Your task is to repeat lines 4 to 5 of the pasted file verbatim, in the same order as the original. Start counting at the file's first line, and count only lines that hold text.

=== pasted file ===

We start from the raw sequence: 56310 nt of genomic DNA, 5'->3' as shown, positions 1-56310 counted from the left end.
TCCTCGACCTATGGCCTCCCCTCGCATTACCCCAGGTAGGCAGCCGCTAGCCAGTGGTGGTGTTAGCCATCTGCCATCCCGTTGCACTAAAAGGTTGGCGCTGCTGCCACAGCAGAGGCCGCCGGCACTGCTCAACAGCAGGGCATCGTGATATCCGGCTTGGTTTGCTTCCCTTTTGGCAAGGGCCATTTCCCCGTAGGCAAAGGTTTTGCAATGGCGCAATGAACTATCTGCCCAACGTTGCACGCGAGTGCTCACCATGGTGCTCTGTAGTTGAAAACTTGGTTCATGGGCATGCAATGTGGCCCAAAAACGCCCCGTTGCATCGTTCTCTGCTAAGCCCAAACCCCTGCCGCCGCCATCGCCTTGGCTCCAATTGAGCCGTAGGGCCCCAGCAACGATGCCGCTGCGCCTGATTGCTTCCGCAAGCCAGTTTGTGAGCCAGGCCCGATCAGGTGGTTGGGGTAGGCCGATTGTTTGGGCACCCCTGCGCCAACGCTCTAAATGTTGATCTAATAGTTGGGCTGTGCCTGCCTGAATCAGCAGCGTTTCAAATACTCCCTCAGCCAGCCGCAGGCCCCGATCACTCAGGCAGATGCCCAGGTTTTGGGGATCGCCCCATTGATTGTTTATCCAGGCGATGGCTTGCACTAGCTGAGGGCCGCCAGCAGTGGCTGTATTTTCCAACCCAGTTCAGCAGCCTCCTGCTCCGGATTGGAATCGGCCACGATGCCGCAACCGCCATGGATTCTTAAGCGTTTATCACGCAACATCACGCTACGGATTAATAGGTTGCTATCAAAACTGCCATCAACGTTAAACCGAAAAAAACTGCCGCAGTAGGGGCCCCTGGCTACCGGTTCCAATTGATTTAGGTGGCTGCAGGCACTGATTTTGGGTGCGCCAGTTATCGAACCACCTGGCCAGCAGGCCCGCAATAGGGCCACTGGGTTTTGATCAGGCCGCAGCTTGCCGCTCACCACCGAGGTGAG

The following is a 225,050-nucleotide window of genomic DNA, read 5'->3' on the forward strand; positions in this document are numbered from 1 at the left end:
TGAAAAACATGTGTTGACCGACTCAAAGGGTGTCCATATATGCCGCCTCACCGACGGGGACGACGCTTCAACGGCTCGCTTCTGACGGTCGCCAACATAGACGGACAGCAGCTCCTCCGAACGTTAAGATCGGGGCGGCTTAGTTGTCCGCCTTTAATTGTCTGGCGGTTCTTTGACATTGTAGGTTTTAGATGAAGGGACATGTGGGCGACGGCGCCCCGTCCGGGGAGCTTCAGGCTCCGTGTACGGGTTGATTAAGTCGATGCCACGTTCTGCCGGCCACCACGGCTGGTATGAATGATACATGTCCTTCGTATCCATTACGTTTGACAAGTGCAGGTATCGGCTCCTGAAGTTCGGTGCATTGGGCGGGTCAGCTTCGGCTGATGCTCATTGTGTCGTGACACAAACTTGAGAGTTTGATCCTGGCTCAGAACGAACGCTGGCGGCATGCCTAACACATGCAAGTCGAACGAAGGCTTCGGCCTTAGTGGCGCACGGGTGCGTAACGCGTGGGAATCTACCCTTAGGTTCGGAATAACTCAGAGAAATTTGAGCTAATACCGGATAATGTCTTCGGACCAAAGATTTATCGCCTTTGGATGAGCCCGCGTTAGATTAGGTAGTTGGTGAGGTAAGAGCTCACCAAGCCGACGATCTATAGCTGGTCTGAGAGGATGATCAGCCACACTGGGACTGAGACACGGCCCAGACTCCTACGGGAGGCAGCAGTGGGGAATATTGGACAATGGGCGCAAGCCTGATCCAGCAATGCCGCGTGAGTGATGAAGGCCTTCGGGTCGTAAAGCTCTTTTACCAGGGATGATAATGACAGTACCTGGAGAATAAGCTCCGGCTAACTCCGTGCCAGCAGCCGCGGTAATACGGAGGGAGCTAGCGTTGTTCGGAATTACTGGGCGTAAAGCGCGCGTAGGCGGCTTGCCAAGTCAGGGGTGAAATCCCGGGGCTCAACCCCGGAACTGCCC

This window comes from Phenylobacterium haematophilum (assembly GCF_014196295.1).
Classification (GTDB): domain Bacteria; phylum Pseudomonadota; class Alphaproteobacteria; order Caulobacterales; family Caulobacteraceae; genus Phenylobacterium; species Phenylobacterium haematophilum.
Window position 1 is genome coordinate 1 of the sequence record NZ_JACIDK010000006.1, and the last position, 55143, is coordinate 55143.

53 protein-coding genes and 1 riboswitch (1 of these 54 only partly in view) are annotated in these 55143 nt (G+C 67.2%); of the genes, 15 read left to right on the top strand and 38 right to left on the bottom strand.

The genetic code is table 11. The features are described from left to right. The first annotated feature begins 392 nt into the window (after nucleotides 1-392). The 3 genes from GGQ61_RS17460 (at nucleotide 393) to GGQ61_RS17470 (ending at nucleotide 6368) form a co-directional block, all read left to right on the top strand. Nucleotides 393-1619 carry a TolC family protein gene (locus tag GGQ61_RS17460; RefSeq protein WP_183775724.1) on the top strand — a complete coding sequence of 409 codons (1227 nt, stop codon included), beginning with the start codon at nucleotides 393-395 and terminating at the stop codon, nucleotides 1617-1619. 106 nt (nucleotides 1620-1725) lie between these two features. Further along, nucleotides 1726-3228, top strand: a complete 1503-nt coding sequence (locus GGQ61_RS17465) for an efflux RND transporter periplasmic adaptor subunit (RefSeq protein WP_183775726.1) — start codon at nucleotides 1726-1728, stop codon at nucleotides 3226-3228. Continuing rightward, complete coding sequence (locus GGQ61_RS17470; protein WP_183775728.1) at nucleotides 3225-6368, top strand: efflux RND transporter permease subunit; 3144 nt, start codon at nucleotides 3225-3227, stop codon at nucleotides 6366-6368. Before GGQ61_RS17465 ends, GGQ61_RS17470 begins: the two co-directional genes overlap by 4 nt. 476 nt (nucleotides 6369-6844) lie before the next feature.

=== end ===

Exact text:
TGAAAAACATGTGTTGACCGACTCAAAGGGTGTCCATATATGCCGCCTCACCGACGGGGACGACGCTTCAACGGCTCGCTTCTGACGGTCGCCAACATAGACGGACAGCAGCTCCTCCGAACGTTAAGATCGGGGCGGCTTAGTTGTCCGCCTTTAATTGTCTGGCGGTTCTTTGACATTGTAGGTTTTAGATGAAGGGACATGTGGGCGACGGCGCCCCGTCCGGGGAGCTTCAGGCTCCGTGTACGGGTTGATTAAGTCGATGCCACGTTCTGCCGGCCACCACGGCTGGTATGAATGATACATGTCCTTCGTATCCATTACGTTTGACAAGTGCAGGTATCGGCTCCTGAAGTTCGGTGCATTGGGCGGGTCAGCTTCGGCTGATGCTCATTGTGTCGTGACACAAACTTGAGAGTTTGATCCTGGCTCAGAACGAACGCTGGCGGCATGCCTAACACATGCAAGTCGAACGAAGGCTTCGGCCTTAGTGGCGCACGGGTGCGTAACGCGTGGGAATCTACCCTTAGGTTCGGAATAACTCAGAGAAATTTGAGCTAATACCGGATAATGTCTTCGGACCAAAGATTTATCGCCTTTGGATGAGCCCGCGTTAGATTAGGTAGTTGGTGAGGTAAGAGCTCACCAAGCCGACGATCTATAGCTGGTCTGAGAGGATGATCAGCCACACTGGGACTGAGACACGGCCCAGACTCCTACGGGAGGCAGCAGTGGGGAATATTGGACAATGGGCGCAAGCCTGATCCAGCAATGCCGCGTGAGTGATGAAGGCCTTCGGGTCGTAAAGCTCTTTTACCAGGGATGATAATGACAGTACCTGGAGAATAAGCTCCGGCTAACTCCGTGCCAGCAGCCGCGGTAATACGGAGGGAGCTAGCGTTGTTCGGAATTACTGGGCGTAAAGCGCGCGTAGGCGGCTTGCCAAGTCAGGGGTGAAATCCCGGGGCTCAACCCCGGAACTGCCC

This window comes from Phenylobacterium haematophilum (assembly GCF_014196295.1).